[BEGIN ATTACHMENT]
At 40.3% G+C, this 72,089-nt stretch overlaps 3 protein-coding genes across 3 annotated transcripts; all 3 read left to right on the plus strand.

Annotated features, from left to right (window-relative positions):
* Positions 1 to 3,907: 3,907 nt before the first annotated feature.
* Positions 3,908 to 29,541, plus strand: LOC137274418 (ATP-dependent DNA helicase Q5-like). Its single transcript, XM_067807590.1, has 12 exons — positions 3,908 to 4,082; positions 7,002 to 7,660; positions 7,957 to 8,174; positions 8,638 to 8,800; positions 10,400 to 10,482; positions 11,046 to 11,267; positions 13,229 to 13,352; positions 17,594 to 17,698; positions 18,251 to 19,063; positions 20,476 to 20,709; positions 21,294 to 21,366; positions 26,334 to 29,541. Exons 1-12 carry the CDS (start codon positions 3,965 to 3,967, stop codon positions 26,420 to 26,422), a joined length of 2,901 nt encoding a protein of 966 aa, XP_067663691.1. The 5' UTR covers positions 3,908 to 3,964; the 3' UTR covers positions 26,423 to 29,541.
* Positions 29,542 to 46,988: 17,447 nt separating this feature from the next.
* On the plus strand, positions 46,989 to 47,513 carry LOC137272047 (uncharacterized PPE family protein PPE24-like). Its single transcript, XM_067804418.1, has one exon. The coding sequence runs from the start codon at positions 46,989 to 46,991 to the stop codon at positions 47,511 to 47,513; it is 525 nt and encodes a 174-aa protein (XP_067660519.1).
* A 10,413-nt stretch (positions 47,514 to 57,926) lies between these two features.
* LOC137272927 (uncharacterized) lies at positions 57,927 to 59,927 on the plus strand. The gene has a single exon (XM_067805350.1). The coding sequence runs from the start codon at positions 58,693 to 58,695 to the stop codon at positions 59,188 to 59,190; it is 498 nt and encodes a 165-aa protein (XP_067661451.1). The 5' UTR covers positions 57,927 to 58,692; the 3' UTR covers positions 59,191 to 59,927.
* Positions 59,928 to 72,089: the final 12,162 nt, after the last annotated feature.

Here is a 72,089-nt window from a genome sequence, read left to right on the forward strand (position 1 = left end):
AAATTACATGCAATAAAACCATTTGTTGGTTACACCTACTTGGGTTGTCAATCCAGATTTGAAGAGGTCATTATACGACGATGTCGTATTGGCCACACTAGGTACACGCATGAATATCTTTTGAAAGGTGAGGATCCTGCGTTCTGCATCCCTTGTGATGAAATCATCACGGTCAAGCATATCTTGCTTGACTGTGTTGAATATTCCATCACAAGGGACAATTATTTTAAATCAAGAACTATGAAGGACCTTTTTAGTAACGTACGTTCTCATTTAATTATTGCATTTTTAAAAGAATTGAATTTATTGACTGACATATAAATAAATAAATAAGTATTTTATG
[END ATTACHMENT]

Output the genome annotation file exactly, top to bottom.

At 40.3% G+C, this 72,089-nt stretch overlaps 3 protein-coding genes across 3 annotated transcripts; all 3 read left to right on the plus strand.

Annotated features, from left to right (window-relative positions):
* Positions 1 to 3,907: 3,907 nt before the first annotated feature.
* Positions 3,908 to 29,541, plus strand: LOC137274418 (ATP-dependent DNA helicase Q5-like). Its single transcript, XM_067807590.1, has 12 exons — positions 3,908 to 4,082; positions 7,002 to 7,660; positions 7,957 to 8,174; positions 8,638 to 8,800; positions 10,400 to 10,482; positions 11,046 to 11,267; positions 13,229 to 13,352; positions 17,594 to 17,698; positions 18,251 to 19,063; positions 20,476 to 20,709; positions 21,294 to 21,366; positions 26,334 to 29,541. Exons 1-12 carry the CDS (start codon positions 3,965 to 3,967, stop codon positions 26,420 to 26,422), a joined length of 2,901 nt encoding a protein of 966 aa, XP_067663691.1. The 5' UTR covers positions 3,908 to 3,964; the 3' UTR covers positions 26,423 to 29,541.
* Positions 29,542 to 46,988: 17,447 nt separating this feature from the next.
* On the plus strand, positions 46,989 to 47,513 carry LOC137272047 (uncharacterized PPE family protein PPE24-like). Its single transcript, XM_067804418.1, has one exon. The coding sequence runs from the start codon at positions 46,989 to 46,991 to the stop codon at positions 47,511 to 47,513; it is 525 nt and encodes a 174-aa protein (XP_067660519.1).
* A 10,413-nt stretch (positions 47,514 to 57,926) lies between these two features.
* LOC137272927 (uncharacterized) lies at positions 57,927 to 59,927 on the plus strand. The gene has a single exon (XM_067805350.1). The coding sequence runs from the start codon at positions 58,693 to 58,695 to the stop codon at positions 59,188 to 59,190; it is 498 nt and encodes a 165-aa protein (XP_067661451.1). The 5' UTR covers positions 57,927 to 58,692; the 3' UTR covers positions 59,191 to 59,927.
* Positions 59,928 to 72,089: the final 12,162 nt, after the last annotated feature.

Here is a 72,089-nt window from a genome sequence, read left to right on the forward strand (position 1 = left end):
AAATTACATGCAATAAAACCATTTGTTGGTTACACCTACTTGGGTTGTCAATCCAGATTTGAAGAGGTCATTATACGACGATGTCGTATTGGCCACACTAGGTACACGCATGAATATCTTTTGAAAGGTGAGGATCCTGCGTTCTGCATCCCTTGTGATGAAATCATCACGGTCAAGCATATCTTGCTTGACTGTGTTGAATATTCCATCACAAGGGACAATTATTTTAAATCAAGAACTATGAAGGACCTTTTTAGTAACGTACGTTCTCATTTAATTATTGCATTTTTAAAAGAATTGAATTTATTGACTGACATATAAATAAATAAATAAGTATTTTATG